• Ideal temperatures are around 68 to 70° F (20 to 21° C) in summer and 57 to 60°F (13 to 15°C) during the rest phase (usually winter).

During the dormancy, all addition of nutrients must be stopped, and you should only water if the soil in the pot is dry.

Pruning stephanotis

Early spring, you can prune the vine without restraint to let it grow back even better and ensure it will bloom again.

Deadheading Stephanotis

If it’s easily accessible, go ahead and remove dead or spent flowers. This will trigger the plant into producing more.

  • Deadheading will extend the blooming by a couple weeks or more.

Fruits on Stephanotis

If you don’t deadhead, you might discover, usually after several years, a plum-shaped pod growing on your vine.

  • This isn’t a plant disease or an insect gall – it’s a fruit!

The pod of the Stephanotis vine is surprising and its seeds are rather exciting…

Learn more about stephanotis

The most common species of Stephanotis is Stephanotis floribunda, or Madagascar jasmine. In that country, it can be found outdoors in the wild among other plants in forest underbrush. It is used in temperate climates as an indoor plant. Other species are native either to the Caribbean or to the Far East (Japan, Malaysia).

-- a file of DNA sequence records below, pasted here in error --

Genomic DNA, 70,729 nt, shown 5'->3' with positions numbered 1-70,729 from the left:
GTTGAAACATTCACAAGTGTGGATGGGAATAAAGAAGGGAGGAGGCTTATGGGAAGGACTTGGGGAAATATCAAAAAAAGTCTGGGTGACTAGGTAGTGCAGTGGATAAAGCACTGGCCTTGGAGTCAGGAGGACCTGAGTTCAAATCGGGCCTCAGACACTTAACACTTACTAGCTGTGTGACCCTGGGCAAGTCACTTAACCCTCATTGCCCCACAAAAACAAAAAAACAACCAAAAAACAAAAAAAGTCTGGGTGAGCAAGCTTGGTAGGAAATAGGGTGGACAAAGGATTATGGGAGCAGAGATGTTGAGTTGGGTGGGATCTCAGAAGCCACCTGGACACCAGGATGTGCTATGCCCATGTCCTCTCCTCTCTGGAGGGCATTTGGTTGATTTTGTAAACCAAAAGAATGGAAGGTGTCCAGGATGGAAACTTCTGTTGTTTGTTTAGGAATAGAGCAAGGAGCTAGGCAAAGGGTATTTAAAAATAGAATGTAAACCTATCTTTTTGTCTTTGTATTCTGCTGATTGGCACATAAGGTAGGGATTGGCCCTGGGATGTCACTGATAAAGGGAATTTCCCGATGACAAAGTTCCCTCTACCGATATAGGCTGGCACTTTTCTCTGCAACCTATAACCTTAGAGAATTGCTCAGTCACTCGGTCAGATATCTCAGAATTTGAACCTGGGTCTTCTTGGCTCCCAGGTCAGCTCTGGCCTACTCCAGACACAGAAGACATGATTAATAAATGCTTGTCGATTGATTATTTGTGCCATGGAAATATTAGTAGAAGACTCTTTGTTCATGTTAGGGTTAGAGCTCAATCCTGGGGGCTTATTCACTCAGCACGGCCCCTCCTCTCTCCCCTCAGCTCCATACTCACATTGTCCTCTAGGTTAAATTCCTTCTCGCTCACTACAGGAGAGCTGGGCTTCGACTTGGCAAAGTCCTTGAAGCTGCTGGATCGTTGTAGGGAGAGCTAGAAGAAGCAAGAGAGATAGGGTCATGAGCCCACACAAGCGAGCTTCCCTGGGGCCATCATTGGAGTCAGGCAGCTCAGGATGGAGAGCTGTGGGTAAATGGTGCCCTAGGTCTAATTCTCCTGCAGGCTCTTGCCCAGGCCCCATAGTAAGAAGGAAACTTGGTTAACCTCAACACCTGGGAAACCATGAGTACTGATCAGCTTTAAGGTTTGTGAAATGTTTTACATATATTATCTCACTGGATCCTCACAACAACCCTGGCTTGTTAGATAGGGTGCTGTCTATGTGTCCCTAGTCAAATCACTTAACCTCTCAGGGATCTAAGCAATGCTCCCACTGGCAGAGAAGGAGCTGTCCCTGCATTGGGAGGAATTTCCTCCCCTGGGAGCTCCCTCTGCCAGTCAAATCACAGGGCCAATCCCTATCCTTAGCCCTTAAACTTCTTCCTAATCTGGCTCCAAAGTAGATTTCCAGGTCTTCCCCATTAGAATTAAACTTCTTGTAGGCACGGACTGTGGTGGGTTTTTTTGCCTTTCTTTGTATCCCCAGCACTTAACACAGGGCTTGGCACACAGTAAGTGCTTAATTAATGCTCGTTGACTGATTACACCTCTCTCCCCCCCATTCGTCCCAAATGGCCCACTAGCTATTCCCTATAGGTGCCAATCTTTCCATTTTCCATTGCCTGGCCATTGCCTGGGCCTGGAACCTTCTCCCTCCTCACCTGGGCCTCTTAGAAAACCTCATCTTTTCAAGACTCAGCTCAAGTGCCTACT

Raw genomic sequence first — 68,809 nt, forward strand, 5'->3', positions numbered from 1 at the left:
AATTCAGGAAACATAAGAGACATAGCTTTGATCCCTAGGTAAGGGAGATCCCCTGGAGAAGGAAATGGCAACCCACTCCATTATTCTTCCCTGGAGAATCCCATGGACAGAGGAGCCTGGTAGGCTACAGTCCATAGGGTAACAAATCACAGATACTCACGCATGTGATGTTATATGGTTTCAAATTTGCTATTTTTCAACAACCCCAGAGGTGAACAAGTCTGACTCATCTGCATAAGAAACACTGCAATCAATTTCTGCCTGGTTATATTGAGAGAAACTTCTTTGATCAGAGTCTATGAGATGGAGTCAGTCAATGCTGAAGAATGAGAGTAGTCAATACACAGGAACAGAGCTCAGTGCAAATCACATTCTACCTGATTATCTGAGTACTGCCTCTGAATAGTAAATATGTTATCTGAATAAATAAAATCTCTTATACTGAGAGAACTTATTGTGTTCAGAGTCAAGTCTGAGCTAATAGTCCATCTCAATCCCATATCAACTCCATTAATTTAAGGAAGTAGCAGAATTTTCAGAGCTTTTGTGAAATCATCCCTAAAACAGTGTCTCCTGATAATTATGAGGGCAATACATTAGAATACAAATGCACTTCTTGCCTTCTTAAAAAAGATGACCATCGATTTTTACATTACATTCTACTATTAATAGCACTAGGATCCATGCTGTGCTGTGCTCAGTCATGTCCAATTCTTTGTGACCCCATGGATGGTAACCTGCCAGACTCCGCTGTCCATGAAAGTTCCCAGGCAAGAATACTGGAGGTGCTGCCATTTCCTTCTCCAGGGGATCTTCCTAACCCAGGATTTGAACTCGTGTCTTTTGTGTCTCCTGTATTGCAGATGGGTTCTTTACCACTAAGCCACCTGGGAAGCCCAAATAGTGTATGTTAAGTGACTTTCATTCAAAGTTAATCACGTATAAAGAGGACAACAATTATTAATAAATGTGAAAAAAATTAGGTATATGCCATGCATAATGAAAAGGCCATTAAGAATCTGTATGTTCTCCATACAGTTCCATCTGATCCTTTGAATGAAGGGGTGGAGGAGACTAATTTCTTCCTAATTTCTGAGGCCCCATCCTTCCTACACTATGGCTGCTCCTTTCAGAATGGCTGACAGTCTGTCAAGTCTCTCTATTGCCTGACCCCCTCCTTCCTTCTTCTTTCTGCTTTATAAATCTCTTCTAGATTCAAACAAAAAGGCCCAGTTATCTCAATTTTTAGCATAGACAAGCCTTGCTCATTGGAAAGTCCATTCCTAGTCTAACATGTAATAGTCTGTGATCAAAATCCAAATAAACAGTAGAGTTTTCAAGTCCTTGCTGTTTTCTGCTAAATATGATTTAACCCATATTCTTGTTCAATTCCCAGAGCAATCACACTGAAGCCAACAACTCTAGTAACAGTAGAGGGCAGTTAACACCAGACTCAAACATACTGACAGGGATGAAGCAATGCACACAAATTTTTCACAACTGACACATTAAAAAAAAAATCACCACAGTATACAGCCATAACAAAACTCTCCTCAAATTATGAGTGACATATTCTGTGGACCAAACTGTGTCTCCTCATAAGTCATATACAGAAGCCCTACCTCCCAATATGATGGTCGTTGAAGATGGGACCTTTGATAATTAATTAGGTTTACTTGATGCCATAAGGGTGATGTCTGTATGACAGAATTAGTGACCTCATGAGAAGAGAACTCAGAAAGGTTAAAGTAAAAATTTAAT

All Stephanotis species smell somewhat of jasmine. Generally, they grow as fragrant vines that offer deep dark green leaves, leathery and shiny. They bloom from spring to fall with flowers that appear at the junction of each leaf.

Usually, a stake or arbor is provided to help grow upright, because the vine cannot stand straight on its own.

Stephanotis shares its fragrance with another plant that is related to it: Plumeria. Both boast beautiful white five-petaled flowers. Their fragrance is heavenly when it spreads through the air!

Problems with your Stephanotis

Insects? Yellow leaves? Sticky gobs forming on leaves? Worse yet – no flowers?

Smart tip about Stephanotis

Adding flower plant organic fertilizer will enhance its bloom.

Images: CC BY 2.0: Scott Hecker
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  • Susan wrote on 13 February 2022 at 10 h 31 min